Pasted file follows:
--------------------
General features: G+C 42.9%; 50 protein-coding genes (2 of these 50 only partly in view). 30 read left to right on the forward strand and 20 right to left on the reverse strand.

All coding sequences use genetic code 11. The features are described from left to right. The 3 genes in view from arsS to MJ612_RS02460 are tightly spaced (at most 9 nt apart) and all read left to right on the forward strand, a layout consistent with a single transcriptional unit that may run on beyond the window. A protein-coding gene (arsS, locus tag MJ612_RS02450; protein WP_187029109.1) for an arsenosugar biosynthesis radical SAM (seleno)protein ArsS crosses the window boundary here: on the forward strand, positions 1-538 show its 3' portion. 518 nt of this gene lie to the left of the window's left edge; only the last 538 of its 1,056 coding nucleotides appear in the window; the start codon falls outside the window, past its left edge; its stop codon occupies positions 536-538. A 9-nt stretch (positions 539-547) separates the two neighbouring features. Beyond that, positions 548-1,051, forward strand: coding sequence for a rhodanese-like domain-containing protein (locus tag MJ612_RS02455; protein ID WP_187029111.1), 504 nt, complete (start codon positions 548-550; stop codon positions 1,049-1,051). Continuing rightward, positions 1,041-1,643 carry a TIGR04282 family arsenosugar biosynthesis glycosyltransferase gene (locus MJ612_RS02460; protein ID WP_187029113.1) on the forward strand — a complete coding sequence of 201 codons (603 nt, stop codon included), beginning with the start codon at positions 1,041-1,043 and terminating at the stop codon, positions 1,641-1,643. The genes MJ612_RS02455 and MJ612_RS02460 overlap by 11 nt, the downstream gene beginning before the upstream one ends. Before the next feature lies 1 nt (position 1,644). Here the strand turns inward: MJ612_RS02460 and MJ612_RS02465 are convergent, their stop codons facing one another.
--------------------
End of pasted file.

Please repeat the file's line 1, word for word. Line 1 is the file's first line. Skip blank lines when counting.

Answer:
General features: G+C 42.9%; 50 protein-coding genes (2 of these 50 only partly in view). 30 read left to right on the forward strand and 20 right to left on the reverse strand.